Washington has been of little help. Congress’s last attempt, in 1993, to fix the problem of excessive compensation left too many loopholes. Among other things, it allowed CEOs to receive unlimited compensation in the form of stock options. This serves to disassociate CEO pay from performance, since as much as 70 percent of stock-market gains are attributable to the market as a whole and not to individual company performance. Meanwhile, a technicality in current regulations makes it very difficult to pay executives with “indexed” stock options, which only pay out if the company beats its competitors.
In addition, Delaware law—which governs most public companies, since the state’s lax approach has long enticed firms to register there—makes it close to impossible for investors to remove board members who overpay CEOs. Directors are selected by CEOs and only need one vote to get onto the board, as long as they are running unopposed. (Most run unopposed, except in the rare cases when someone undertakes an expensive proxy contest.) The Dodd-Frank financial reform bill included a watered-down version of a “say on pay” measure, granting shareholders the ability to voice dissatisfaction with CEO salaries, but only in a nonbinding fashion. Unless it is possible for shareholders to actually replace directors who overpay CEOs, an advisory vote is unlikely to have any major effect.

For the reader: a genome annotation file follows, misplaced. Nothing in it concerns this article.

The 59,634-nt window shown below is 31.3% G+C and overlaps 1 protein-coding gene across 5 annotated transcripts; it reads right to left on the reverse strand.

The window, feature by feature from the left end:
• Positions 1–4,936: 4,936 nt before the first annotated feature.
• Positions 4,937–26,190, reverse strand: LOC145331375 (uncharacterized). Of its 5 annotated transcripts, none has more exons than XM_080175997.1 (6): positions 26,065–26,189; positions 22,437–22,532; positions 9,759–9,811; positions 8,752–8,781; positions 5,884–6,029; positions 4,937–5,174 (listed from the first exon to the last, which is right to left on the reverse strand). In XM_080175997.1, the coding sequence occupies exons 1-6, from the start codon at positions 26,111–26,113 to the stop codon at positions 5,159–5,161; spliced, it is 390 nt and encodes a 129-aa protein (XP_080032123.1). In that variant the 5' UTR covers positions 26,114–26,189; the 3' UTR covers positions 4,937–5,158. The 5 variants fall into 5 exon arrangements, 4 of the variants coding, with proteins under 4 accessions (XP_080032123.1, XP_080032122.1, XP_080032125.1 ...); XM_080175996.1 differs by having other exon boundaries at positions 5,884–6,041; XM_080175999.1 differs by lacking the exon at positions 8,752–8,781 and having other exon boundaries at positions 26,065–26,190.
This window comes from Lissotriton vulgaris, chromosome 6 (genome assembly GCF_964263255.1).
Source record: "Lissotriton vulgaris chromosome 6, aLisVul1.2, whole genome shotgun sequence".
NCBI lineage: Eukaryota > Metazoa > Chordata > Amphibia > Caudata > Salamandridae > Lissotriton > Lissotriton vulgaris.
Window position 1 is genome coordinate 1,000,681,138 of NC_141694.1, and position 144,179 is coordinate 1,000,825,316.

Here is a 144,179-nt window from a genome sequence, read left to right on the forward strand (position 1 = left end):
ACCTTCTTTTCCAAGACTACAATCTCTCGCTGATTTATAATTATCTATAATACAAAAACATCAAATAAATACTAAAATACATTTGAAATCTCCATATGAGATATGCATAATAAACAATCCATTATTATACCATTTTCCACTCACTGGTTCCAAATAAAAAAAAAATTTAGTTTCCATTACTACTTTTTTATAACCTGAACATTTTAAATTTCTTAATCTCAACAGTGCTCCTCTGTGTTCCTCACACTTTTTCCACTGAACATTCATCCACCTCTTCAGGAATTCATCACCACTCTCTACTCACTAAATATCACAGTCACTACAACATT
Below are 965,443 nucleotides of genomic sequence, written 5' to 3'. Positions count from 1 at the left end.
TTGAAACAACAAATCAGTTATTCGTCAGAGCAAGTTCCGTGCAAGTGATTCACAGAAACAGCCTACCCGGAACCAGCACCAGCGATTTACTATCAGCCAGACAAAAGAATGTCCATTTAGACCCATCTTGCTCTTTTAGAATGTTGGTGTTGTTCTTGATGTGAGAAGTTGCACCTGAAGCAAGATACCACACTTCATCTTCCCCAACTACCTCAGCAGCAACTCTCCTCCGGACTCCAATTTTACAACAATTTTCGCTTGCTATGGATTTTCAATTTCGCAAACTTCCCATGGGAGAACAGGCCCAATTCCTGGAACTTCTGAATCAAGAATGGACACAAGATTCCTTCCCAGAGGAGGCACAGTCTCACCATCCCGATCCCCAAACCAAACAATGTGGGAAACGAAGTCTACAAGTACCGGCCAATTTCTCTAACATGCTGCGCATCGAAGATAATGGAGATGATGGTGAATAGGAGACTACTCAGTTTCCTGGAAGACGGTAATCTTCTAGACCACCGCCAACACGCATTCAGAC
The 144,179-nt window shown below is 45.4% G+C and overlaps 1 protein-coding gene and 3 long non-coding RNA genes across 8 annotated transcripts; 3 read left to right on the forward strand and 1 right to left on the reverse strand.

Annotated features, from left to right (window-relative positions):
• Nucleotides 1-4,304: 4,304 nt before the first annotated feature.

The solutions are not complicated. The government can’t, by itself, solve the problem of excessive CEO compensation. But Washington can make it easier to pay executives with indexed stock options and require money managers to justify their votes in order to minimize conflicts of interest. It can also make it feasible for shareholders to remove board members who sign off on pay packages that damage a company’s financial health. With these changes, CEO compensation—like compensation in every other profession—could finally be about getting what you pay for.
Nell Minow is part owner and board member of GMI Ratings, an independent research firm specializing in corporate governance, executive compensation, financial disclosure, and rating boards of directors. This article appeared in the March 1, 2012 issue of the magazine.